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Meet Together In Atlanta, the group boosting the city's push to annex Druid Hills

In all the DeKalb annexation and incorporation madness, a group of residents feel a pull toward Atlanta

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  • Together In Atlanta via Facebook
  • Proposed area that could be annexed by Atlanta includes Druid Hills, Emory

Among all the proposals to carve DeKalb County up into cities, join nearby municipalities, or stay unincorporated, one stands out as the biggest game-changer: Atlanta's annexation of Druid Hills, a mostly residential neighborhood that also includes Emory University and the Centers for Disease Control and Prevention.

After years of talk, a group called Together In Atlanta, is leading the area's pro-annexation effort. The group only materialized a few months ago as an anonymously-run Facebook page. But over the past six weeks, the annexation movement gained major steam. Atlanta Mayor Kasim Reed publicly endorsed the group's proposed map. The Druid Hills Civic Association conducted a postcard survey that found 52 percent of residents are “comfortable” with it. And TIA, armed on Facebook with facts and statistics that promote Atlanta, submitted a proposed annexation map to the Gold Dome, the first step in seeking a ballot referendum next year.

All of that has raised questions about TIA’s agenda and backing. “The perception is, TIA was primarily motivated by the schools issue,” says DHCA President Justin Critz.

TIA’s annexation map consists of DeKalb’s Briar Vista and Fernbank elementary school zones. And the submission letter was signed by Matthew Lewis, the former chair of the Druid Hills Charter Cluster, a controversial failed attempt to create an autonomous group of schools in the area. Annexation would have a different impact, including possibly shifting some schools and the Fernbank Science Center to Atlanta Public Schools. But that option has become just as controversial, drawing a scathing report from the DeKalb County Schools superintendent. Some stakeholders aren't thrilled about the idea as well.

However, TIA’s Facebook page recently declared the group “wholly independent” from the charter effort and released a “steering committee” membership list. One of those members, Natalie DiSantis, tells CL that TIA members have a wide range of motivations. The group is so grassroots and informal, she says, all of its members have yet to sit down in the same room, instead conversing via email.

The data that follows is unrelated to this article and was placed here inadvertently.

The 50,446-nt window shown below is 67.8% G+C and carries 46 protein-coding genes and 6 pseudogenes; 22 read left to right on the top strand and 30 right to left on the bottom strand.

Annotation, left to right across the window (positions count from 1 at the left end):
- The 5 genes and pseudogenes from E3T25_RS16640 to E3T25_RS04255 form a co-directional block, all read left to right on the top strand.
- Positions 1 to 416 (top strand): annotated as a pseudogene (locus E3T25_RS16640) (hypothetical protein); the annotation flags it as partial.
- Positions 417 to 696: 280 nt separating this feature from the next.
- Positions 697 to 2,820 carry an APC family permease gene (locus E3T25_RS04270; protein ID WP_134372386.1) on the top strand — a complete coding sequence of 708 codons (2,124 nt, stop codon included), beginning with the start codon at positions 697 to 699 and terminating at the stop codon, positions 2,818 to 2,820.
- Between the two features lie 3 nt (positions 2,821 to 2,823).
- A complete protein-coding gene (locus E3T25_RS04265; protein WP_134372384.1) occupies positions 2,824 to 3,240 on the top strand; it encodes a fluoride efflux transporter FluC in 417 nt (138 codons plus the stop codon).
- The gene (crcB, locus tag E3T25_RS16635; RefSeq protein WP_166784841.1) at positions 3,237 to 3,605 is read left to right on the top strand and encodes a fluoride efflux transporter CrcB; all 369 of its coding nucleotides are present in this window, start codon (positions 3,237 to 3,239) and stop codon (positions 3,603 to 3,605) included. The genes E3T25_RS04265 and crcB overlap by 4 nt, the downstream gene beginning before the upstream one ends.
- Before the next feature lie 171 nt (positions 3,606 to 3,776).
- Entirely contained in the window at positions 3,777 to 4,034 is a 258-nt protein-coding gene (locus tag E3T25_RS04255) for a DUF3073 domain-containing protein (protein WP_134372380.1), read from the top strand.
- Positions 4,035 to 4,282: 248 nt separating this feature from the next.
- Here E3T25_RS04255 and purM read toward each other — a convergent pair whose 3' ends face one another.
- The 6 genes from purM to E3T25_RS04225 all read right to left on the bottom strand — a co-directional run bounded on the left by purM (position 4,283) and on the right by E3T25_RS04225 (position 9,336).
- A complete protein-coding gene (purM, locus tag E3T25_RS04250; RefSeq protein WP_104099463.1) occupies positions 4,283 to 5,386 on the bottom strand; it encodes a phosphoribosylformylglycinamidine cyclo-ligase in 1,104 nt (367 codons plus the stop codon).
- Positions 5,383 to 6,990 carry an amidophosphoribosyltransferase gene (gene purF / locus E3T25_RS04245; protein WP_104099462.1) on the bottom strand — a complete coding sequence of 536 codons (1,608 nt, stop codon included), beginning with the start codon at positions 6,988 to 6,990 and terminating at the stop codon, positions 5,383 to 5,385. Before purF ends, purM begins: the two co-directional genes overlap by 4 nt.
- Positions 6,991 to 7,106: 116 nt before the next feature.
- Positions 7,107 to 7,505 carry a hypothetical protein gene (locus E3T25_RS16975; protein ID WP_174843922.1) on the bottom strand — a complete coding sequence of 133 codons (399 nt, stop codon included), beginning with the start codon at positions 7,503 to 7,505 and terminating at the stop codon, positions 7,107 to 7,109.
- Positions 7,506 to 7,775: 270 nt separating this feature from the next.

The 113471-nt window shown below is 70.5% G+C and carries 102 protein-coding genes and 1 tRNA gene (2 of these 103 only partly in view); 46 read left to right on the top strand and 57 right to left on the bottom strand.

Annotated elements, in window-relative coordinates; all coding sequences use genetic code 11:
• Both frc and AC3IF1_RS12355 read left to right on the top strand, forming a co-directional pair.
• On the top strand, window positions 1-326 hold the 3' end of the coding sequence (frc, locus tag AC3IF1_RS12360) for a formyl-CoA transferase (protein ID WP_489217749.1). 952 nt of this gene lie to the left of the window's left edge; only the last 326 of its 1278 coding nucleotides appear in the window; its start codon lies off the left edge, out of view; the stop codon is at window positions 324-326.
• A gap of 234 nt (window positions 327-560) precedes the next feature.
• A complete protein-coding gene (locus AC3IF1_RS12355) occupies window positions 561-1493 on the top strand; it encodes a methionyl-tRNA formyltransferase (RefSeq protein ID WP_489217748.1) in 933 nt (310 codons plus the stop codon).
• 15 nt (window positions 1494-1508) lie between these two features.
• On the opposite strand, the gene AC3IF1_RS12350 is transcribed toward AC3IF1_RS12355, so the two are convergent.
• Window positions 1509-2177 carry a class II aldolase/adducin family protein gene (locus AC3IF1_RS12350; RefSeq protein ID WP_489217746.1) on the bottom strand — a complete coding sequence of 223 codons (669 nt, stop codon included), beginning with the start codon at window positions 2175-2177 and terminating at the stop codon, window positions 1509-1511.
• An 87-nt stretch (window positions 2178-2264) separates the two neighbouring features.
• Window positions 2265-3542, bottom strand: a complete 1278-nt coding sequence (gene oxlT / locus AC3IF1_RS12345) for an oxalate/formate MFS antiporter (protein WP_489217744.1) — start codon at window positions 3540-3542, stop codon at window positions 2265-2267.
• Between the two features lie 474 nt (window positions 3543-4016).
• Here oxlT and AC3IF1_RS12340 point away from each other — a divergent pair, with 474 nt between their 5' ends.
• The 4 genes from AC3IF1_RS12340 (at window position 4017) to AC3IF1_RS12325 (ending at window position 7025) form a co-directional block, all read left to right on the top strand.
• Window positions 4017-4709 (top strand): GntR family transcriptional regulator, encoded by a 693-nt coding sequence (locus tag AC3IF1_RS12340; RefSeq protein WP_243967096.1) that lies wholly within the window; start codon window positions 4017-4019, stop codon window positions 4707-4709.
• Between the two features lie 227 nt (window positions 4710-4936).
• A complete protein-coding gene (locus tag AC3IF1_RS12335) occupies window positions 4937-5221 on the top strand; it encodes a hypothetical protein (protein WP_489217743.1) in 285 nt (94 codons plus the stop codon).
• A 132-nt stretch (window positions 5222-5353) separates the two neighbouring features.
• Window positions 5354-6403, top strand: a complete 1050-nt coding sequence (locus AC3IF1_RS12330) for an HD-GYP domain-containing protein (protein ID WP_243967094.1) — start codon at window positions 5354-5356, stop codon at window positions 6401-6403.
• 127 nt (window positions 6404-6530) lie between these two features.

The overarching motivation linking TIA members, DiSantis says, is the same one driving DeKalb's cityhood efforts. It’s the domino effect of new cities and annexations following Dunwoody’s 2008 incorporation, driven by desires for local control and loss of faith in the wake of county government corruption and mismanagement. At least five new DeKalb cities have been proposed since then.

“It’s already happening; the cities are going to occur,” DiSantis says. From TIA’s perspective, that means Druid Hills either gets “orphaned” and saddled with a higher county tax burden, or ends up in a new city with unpredictable leadership and finances.

Atlanta's potential annexation is an attractive option to TIA because the city is booming economically and remains familiar to many Druid Hills residents. In fact, roughly 500 of the neighborhood’s 3,700 households are already in Atlanta thanks to a previous annexation a century ago. (Druid Hills also has nine houses in Decatur, Critz notes.)

Angelo Fuster, a well-connected political consultant for three previous mayors, lives literally on the border. “My garage is in the city of Atlanta,” he says. Fuster says he’s pro-annexation, but he hasn’t been involved in the annexation organizing, adding that he also sees no fingerprints of political influence from such powerhouses as Reed or Emory.

“My sense is, TIA is pretty grassroots,” Fuster says. “This is not the mayor’s idea, I don’t believe. I believe he saw the demographic numbers and the prestige of gaining Emory and the CDC…and he jumped on that. I don’t think there is any other power behind the effort.”

The recent DHCA survey found heavy opposition to cityhood — only 19 percent in support. Fifty-two percent of the respondents said they were “comfortable” with annexation and 46 percent would prefer going solo. That’s why DHCA has no official position on the issue, but is endorsing the referendum so the neighborhood can decide.

“We’re fairly evenly divided as a neighborhood," Critz says about annexation and becoming unincorporated.

The survey also found several factors to be important to residents’ thinking, including taxes, quality of government services, and preserving the Druid Hills Historic District in a neighborhood designed by Frederick Law Olmsted, creator of New York’s Central Park.

“It’s not just concern about schools driving it,” Critz says.

DiSantis says her personal interest comes from working at Emory — she doesn’t represent her employer on TIA — alongside scientists who don’t make a lot of money in an expensive area. She notes how such Atlanta-based schools as Georgia Tech have mixed-income multifamily housing nearby, and Invest Atlanta offering homebuyer assistance. Become a part of Atlanta, she says, would be a chance to “be part of progressive programs” and answer the question, “How do we continue to make this a place to live, work and play?”

For now, though, TIA is focused on a smaller incorporation — registering itself as a 501(c)(4) advocacy nonprofit. Starting next month, it aims to launch a website for public education and a Gold Dome push to schedule a referendum.

NOTE: This post has been altered to correct an error. The proposed city limits of Tucker and LaVista Hills do not include Druid HIlls.



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